typically is capable of tolerances equivalent to an IT Grade of about 9–14. The possible tolerance

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of a thermoplastic or a thermoset is ±0.008 to ±0.002 inches. Surface finishes of two to four

microinches or better are can be obtained. Rough or pebbled surfaces are also possible.

Molding Type Typical Possible

Thermoplastic ±0.008 ±0.002

Thermoset ±0.008 ±0.002


Obviously, the mold must be cooled in order for the production to take place. Because of the heat
capacity, inexpensiveness, and availability of water, water is used as the primary cooling agent.
To cool the mold, water can be channeled through the mold to account for quick cooling times.
Usually a colder mold is more efficient because this allows for faster cycle times. However, this is
not always true because crystalline materials require the opposite of a warmer mold and lengthier
cycle time.

The power required for this process of injection molding depends on many things and varies
between materials used. Manufacturing Processes Reference Guide states that the power
requirements depend on "a material's specific gravity, melting point, thermal conductivity, part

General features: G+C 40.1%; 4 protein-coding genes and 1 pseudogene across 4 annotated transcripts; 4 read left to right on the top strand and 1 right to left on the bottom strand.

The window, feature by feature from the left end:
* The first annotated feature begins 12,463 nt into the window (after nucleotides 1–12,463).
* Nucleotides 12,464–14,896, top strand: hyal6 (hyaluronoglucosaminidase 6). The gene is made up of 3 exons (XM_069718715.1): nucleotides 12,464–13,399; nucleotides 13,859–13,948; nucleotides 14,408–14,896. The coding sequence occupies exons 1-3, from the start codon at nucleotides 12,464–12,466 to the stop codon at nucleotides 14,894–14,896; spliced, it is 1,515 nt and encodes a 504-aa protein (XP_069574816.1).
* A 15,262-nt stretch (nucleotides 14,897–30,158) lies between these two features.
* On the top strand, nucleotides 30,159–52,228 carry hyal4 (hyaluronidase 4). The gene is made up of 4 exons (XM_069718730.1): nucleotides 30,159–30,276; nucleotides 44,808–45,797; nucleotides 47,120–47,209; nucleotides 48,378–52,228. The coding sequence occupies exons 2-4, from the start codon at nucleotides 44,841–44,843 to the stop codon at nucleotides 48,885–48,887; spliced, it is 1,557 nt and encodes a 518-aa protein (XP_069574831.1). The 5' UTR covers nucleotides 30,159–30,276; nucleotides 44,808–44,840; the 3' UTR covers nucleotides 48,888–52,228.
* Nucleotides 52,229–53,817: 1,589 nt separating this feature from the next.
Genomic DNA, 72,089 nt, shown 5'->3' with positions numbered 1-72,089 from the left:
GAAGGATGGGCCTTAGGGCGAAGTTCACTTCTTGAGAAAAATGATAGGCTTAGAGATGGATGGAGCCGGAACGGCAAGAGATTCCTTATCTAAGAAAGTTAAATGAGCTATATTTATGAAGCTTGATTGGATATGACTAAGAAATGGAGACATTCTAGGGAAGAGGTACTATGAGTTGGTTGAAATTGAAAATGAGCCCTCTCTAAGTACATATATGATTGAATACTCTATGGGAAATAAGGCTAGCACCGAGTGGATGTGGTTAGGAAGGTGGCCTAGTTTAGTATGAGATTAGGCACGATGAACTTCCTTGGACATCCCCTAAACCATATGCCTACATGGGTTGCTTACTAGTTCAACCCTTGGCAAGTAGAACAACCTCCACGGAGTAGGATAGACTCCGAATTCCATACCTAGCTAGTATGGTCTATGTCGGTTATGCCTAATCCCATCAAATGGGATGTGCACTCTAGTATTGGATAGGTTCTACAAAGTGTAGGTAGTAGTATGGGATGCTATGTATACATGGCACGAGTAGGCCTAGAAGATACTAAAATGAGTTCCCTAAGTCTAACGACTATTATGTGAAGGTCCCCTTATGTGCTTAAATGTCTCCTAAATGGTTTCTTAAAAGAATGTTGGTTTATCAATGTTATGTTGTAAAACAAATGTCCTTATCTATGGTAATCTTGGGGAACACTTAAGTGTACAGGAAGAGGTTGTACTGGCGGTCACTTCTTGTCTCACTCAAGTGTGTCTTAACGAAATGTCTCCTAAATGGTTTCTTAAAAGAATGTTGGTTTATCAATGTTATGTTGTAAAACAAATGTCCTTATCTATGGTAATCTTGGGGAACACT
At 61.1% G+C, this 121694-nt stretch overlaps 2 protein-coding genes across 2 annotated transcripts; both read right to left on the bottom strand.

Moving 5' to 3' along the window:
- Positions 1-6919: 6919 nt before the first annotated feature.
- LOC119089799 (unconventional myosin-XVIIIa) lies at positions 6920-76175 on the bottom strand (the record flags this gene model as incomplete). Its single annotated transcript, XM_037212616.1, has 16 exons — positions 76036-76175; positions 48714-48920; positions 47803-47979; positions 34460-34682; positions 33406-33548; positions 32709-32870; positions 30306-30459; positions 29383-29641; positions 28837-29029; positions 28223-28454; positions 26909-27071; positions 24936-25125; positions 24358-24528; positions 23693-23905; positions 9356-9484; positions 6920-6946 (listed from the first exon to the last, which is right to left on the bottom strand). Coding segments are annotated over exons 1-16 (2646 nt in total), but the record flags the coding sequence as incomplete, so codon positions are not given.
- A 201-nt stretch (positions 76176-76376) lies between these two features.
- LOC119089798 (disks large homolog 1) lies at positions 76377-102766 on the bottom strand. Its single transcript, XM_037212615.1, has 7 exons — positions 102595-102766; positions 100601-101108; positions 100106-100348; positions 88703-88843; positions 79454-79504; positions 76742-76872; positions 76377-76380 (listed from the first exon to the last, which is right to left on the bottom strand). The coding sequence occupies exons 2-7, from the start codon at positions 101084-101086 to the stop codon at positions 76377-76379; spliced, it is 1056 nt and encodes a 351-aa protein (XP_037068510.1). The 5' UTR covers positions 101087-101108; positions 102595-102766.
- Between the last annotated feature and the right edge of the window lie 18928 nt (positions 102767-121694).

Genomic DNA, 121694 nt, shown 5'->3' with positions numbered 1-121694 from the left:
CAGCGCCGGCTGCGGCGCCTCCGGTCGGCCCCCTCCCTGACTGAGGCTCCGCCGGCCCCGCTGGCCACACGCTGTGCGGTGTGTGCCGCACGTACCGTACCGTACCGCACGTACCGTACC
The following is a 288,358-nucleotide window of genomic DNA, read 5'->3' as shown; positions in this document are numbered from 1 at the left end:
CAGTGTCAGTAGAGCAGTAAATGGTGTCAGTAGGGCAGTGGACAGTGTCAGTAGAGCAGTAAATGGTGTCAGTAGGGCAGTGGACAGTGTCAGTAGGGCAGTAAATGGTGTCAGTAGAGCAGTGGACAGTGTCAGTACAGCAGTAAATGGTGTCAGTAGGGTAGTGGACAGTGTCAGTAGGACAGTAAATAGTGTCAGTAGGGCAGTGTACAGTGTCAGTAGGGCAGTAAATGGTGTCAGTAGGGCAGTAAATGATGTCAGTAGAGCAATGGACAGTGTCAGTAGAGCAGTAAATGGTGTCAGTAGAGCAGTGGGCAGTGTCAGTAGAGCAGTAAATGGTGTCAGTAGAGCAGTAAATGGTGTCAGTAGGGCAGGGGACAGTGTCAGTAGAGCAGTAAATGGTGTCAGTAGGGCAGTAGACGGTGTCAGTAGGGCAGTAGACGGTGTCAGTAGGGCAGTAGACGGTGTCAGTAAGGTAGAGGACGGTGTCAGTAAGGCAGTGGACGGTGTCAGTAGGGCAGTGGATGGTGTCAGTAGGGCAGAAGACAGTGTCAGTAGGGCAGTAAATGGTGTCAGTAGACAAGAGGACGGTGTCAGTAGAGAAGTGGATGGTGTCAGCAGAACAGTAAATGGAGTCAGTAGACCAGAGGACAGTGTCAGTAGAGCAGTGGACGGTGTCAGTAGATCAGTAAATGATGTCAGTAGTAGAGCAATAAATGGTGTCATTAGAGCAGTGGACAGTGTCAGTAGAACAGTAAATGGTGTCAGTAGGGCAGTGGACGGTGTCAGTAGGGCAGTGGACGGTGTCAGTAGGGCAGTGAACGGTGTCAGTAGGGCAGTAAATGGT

size, and molding rate." Below is a table from page 243 of the same reference as previously
mentioned which best illustrates the characteristics relevant to the power required for the most
commonly used materials.

Material Specific Gravity Melting Point (°F)

Epoxy 1.12 to 1.24 248

Phenolic 1.34 to 1.95 248

Nylon 1.01 to 1.15 381 to 509

Polyethylene 0.91 to 0.965 230 to 243

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Metal inserts can be also be injection molded into the workpiece. For large volume parts the
inserts are placed in the mold using automated machinery. An advantage of using automated
components is that the smaller size of parts allows a mobile inspection system that can be used to
examine multiple parts in a decreased amount of time. In addition to mounting inspection systems
on automated components, multiple axial robots are also capable of removing parts from the mold
and place them in latter systems that can be used to ensure quality of multiple parameters. The
ability of automated components to decrease the cycle time of the processes allows for a greater
output of quality parts.

Specific instances of this increased efficiency include the removal of parts from the mold
immediately after the parts are created and use in conjunction with vision systems. The removal
of parts is achieved by using robots to grip the part once it has become free from the mold after in
ejector pins have been raised. The robot then moves these parts into either a holding location or
directly onto an inspection system, depending on the type of product and the general layout of the
rest of the manufacturer's production facility. Visions systems mounted on robots are also an